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THE INLAND SEA.
BY J. FENIMORE COOPER.
Here the heart
May give a useful lesson to the head,
And Learning wiser grow without his books-Cowper
Entered according to Act of Congress, in the year 1839. by
J. FENIMORE COOPER,
In the Clerk's Office of the District Court of the United States, in and for the Northern District of New York.
PS1410 AL 1856
THE plan of this tale is old, having suggested itself to the writer many years since; though the details are altogether of recent invention. The idea of associating seamen and savages, in incidents that might be supposed characteristic of the Great Lakes, having been mentioned to a publisher, the latter obtained something like a pledge from the Author, to carry out the design at some future day; which pledge is now tardily and imperfectly redeemed.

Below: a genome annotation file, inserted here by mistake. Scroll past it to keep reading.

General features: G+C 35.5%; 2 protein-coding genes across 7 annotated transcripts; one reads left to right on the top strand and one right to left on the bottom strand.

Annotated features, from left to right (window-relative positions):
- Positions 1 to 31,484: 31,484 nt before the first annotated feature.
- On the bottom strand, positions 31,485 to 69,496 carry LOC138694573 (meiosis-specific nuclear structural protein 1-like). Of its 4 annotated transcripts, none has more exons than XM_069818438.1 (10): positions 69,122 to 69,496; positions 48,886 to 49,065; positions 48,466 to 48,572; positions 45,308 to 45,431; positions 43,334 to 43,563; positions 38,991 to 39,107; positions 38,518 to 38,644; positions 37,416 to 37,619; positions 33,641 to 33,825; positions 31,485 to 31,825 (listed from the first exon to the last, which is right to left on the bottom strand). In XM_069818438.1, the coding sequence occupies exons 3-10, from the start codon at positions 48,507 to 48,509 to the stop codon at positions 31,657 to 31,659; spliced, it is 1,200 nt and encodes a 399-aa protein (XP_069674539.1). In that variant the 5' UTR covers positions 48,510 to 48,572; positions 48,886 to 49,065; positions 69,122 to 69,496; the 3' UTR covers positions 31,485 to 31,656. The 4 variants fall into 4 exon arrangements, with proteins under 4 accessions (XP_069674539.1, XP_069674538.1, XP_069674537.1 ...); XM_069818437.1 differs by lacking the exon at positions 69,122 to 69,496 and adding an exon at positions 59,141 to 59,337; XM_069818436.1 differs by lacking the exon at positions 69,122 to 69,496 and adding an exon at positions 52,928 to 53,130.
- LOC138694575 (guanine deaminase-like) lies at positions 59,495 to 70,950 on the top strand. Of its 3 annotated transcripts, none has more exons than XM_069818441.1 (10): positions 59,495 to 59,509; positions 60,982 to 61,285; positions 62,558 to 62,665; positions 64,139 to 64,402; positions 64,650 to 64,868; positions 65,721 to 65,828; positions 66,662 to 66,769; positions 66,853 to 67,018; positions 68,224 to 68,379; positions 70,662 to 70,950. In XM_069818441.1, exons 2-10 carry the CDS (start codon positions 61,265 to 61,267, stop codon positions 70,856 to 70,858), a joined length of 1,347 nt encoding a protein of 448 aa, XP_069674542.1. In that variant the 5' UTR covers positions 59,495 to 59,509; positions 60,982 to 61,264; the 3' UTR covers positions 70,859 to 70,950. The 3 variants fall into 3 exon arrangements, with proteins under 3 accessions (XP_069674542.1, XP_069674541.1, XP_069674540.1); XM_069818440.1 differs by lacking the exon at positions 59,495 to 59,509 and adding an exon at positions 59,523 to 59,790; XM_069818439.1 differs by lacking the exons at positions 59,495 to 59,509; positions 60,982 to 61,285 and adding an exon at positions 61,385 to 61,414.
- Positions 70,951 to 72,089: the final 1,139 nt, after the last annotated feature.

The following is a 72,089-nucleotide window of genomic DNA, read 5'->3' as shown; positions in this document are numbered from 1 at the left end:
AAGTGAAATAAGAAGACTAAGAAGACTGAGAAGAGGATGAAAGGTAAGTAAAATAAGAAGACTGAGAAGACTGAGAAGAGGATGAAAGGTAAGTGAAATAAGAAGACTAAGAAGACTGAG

The reader may recognize an old friend, under new circumstances, in the principal character of this legend. If it should be found that the exhibition made of this old acquaintance, in the novel circumstances in which he appears, shall not lessen his favour with the public, it will be a source of extreme gratification to the writer, since he has an interest in the individual in question, that falls little short of reality. It is not an easy task, however, to introduce the same character in four separate works, and to maintain the peculiarities that are indispensable to identity, without incurring a risk of fatiguing the reader with sameness; and the present experiment has been so long delayed, quite as much from doubts of its success as from any other cause. In this, as in every other undertaking, it must be the "end" that will "crown the work."
The Indian character has so little variety, that it has been an object to avoid dwelling on it too much, on the present occasion. Its association with the sailor,